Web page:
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CAQ isn't updating its website in English this election because it's 'too expensive'


English-speaking voters may not be spending a lot of time these days surfing the website of Quebec's ruling party, the Coalition Avenir Quebec (CAQ), judging by poll numbers and the furious reaction to the party's new language law, Bill 96.

But if they did decide to take a look at what the party had to offer in the upcoming election, they'd be out of luck, at least in English.

The English version of the party website appears not to have been updated since Jan. 13, with the latest headline reading "END OF CURFEW ON MONDAY, SHOPS OPEN ON SUNDAY."

The most recent COVID-19 curfew ended on Jan. 17, and the press release announcing its end was published on the 13th.

Other most recent English news on the CAQ site includes that Dr. Horacio Arruda has stepped down as public health director (Jan. 11) and that children will be getting rapid tests in school (Dec. 9).

The party didn't forget to keep the English version updated, said CAQ spokesperson Claude Potvin. The problem is that it's "too expensive" to translate its materials into English, she said.

"When we produce material, it costs a lot of money to translate. What I mean by a lot of money, it's a lot of money," she said.

"What we're doing usually is, if it's essential material, we'll make a translation of it, like in the pandemic, or when the elections arrive, we do have a platform and we'll put up the executive summary so you can have it in English."

Aside from that, she said, English-speaking voters have a lot less to read than their French-speaking counterparts. 

"We're not the government -- we're living with the money that people give us," Potvin said. "We are a political party."

She said she didn't have the exact cost of translation at hand, but that it's out of reach, and that the party won't use Google Translate or other free tools to help with translation.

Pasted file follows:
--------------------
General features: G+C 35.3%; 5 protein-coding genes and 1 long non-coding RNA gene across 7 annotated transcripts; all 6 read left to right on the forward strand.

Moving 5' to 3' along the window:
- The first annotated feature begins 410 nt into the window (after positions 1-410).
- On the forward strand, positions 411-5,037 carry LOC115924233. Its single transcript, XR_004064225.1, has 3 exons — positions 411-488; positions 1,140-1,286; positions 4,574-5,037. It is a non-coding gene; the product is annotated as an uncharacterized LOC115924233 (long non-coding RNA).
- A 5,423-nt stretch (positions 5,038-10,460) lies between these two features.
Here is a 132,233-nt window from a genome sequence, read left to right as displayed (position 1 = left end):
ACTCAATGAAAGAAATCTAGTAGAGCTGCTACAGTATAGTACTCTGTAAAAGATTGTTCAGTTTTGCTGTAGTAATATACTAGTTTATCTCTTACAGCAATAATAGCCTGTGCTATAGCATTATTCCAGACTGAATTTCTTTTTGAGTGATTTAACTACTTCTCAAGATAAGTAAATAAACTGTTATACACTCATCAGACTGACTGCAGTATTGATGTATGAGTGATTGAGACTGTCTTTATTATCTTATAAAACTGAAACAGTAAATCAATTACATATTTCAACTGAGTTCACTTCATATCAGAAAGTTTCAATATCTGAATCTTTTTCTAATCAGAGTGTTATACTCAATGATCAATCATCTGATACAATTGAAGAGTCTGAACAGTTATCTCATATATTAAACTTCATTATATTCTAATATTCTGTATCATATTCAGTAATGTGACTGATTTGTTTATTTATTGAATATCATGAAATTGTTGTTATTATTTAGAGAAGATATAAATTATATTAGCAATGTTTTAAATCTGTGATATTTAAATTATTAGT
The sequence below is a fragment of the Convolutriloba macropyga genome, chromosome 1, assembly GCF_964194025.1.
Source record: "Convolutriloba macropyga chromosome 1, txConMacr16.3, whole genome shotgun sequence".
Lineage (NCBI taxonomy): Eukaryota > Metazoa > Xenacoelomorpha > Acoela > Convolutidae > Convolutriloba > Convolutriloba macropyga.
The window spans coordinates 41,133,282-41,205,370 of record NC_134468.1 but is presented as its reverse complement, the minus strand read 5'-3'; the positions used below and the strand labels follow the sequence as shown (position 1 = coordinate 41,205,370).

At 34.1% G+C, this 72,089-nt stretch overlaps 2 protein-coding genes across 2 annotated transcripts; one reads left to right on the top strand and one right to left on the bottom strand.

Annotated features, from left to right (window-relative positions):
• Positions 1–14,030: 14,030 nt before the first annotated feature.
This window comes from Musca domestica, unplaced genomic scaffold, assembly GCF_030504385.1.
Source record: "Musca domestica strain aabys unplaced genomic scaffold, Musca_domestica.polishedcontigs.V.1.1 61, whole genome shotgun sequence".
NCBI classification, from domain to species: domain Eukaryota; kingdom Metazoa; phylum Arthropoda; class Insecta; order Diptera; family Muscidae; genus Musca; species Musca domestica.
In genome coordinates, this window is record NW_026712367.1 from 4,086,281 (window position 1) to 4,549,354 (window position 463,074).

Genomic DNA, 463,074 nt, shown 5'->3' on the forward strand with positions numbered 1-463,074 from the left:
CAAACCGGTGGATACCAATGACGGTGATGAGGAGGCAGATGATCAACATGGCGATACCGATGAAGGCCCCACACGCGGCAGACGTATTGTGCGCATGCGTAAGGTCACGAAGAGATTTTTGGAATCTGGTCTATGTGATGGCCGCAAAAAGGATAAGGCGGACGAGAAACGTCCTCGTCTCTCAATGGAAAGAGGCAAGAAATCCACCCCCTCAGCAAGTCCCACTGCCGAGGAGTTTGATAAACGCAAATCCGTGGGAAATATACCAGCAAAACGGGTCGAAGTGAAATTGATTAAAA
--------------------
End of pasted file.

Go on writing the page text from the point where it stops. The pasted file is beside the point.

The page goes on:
They only hire professionals and have no one on CAQ's staff who's able to do that job, Potvin said.


Speaking generally, one Montreal-based translation company called Asiatis told CTV News that an average price for translating a press release would be about 18 cents per word.

For a 300-word press release -- a typical length -- that would add up to $54. 

Other Montreal translators said rates can run a little higher, to about 25 cents per word. At that price, the same press release would be $75 to translate.

Potvin said that it's not that the CAQ is ignoring English voters, and she understands if some are surprised when they see how out of date the website is.

"I know it might seem like we don't care, but that's really not it," she said.

"But for the website, like most French political parties, we're going to put it in French -- we're in Quebec and we're going to keep the French version more up-to-date than the English one."

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She pointed out that the Parti Québécois and Quebec Solidaire both have no English versions of their websites whatsoever. 

She took special aim at the Liberals, the traditional choice of many Quebec English-speaking voters, saying that even they don't keep their English website in the same shape as their French one.

The Quebec Liberals do publish many more materials in French than English, putting out French press releases almost every day in recent weeks, and only two so far in English in 2022, the most recent of those in late May.

As for when English-speakers will see how much the various platforms are explained in English, they'll have to wait. Quebec's election, while already in full swing, won't be officially called until later this summer, likely in late August.

Until then?

The CAQ hasn't forgotten about them, it's just trying to make room in the budget, according to the CAQ.

"It's not at all 'Who cares, we're not worried,'" said Potvin. "On the contrary." Top Stories

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